Cloud Computing

The U.S. Department of Commerce’s National Institute of Standards and Technology on Tuesday released a final version of its guidelines for how organizations — particularly federal agencies — should manage security and privacy concerns when considering the use of public cloud-computing services. Public cloud services, unlike private clouds, require users to store their data on the provider’s shared equipment rather than on the organization’s own servers.

The new NIST security guidelines do not recommend any particular services, providers, or service models; instead, the guidelines highlight the steps organizations should take and the issues they should consider when evaluating any public cloud service.Continue Reading NIST Issues Guidelines on Public Cloud Security, Privacy

Companies considering moving to the cloud sometimes are cautioned that heightened data security risks pose a potential drawback to cloud computing.  And it is certainly correct that before making a decision about whether and how to adopt cloud-based computing, companies should carefully consider the security practices of potential cloud service providers or build security into

Last week, the U.S. Department of Commerce’s National Institute of Standards and Technology (NIST) released for public comment a draft roadmap for implementing cloud computing technology across U.S. government agencies.  The roadmap is intended to foster adoption of cloud computing by federal agencies, reduce uncertainty surrounding cloud computing by improving the information available to policymakers, and

Government agencies maintain large quantities of information about individuals, covering everything from physical description to the person’s family life, property, political activity, employment history, criminal records, and health condition.  In a light of a recent finding that reports of information-security incidents at federal agencies have increased more than 650 percent over the past five years, it is unsurprising that data-handling requirements for government entities and contractors are a subject of ongoing concern.  A roundup of recent developments:

  • A recent General Services Administration (“GSA”) cloud computing procurement solicitation attempted to address data security concerns by limiting the foreign countries where vendors’ servers could be located, but this requirement was rejected on October 17 as unduly restrictive.  Noting that the GSA had failed to explain its basis for differentiating between acceptable and unacceptable locations, the Government Accountability Office (“GAO”) recommended that the solicitation be revised to reflect the agency’s actual needs. 
  • On October 18, Sen. Daniel Akaka (D-HI) introduced the Privacy Act Modernization for the Information Age Act of 2011 to strengthen privacy protections for government records.  Among other things, the bill would create a federal chief privacy officer position, update penalties for violating the Privacy Act, and establish a centralized website for information about records maintained by individual agencies. 

Continue Reading Privacy and Security Requirements for Handling Government Records Under Scrutiny

Recently, the Swedish Data Protection Authority (“DPA”) published a review of the use of cloud services, informed by the practices of three Swedish municipalities’ use of services from leading cloud providers.  Based on the study, the DPA has published guidelines (currently only available in Swedish) that clarify the requirements of Swedish data protection law with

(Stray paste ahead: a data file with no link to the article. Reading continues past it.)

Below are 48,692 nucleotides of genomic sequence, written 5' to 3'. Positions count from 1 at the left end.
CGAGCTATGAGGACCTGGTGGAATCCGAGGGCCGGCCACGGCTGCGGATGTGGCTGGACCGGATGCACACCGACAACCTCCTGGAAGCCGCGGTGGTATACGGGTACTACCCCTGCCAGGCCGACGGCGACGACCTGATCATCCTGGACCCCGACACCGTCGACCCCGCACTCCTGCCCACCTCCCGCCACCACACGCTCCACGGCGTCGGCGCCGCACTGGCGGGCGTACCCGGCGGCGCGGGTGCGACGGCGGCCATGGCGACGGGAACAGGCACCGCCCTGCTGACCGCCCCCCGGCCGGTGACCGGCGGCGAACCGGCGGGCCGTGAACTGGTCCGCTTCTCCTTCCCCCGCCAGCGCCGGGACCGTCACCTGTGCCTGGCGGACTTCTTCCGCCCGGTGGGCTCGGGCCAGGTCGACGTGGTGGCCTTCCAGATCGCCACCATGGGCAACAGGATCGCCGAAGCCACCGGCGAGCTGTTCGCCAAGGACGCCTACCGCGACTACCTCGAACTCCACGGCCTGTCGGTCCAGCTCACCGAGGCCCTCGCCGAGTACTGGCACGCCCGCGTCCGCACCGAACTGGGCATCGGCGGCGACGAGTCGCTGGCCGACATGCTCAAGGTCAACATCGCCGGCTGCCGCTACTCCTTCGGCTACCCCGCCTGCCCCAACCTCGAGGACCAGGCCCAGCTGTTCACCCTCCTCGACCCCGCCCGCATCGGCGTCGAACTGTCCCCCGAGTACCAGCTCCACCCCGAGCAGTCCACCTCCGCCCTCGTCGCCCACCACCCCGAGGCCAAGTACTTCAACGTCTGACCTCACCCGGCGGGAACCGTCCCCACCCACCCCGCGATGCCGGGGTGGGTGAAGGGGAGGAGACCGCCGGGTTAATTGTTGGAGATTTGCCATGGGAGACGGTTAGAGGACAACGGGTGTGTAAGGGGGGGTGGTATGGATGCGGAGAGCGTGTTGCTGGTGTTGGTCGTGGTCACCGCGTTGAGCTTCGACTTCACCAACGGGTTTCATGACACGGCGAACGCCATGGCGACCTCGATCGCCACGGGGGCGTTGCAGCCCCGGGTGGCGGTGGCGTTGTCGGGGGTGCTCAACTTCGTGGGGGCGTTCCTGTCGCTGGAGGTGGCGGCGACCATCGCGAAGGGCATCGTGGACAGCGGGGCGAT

By David Fagan and Alex Berengaut

Enterprises must consider a range of benefits and costs as they evaluate migrating their IT functions and data to cloud-based computing services, including the impact of the cloud services on the security and privacy of their data.  In this regard, one of the principal privacy-based concerns raised in connection

By Christine Enemark

To some customers of computing storage, processing and online services, the “cloud” seems no different from the traditional information technology services they have used for years.  Amazon’s cloud computing outage last week, and the associated downtime and data loss suffered by a number of Internet web sites, highlights how public cloud computing

I’ve recently had the opportunity to participate in or moderate several panels on cloud computing, addressing issues such as governance, security, privacy, and legal liability.  

One issue that frequently comes up is whether cloud computing is really new or different.  That depends on how you look at it.  As a legal matter, the model itself

Email marketing company Epsilon announced last week that its databases had been hacked, compromising customer names and e-mail addresses for a number of major companies that outsource their marketing communications to Epsilon.

The Epsilon data breach illustrates some of the security challenges when dealing with cloud computing environments.  Although there are security risks associated with any outsourcing solution, the potential effect of a breach is magnified in a multi-tenant cloud.  Only 2% of Epsilon’s estimated 2,500 clients were affected by the attack, and that still amounted to millions of exposed records.  According to one estimate, the total number of affected individuals could be as high as 100 million. 

Dave Frankland of Forrester Research observes that this incident may cause companies to question whether a multi-tenant deployment model is the best way to process customer data, given that a single breach can give a perpetrator access to a wealth of data. Continue Reading Epsilon Data Breach Highlights Security Challenges in the Cloud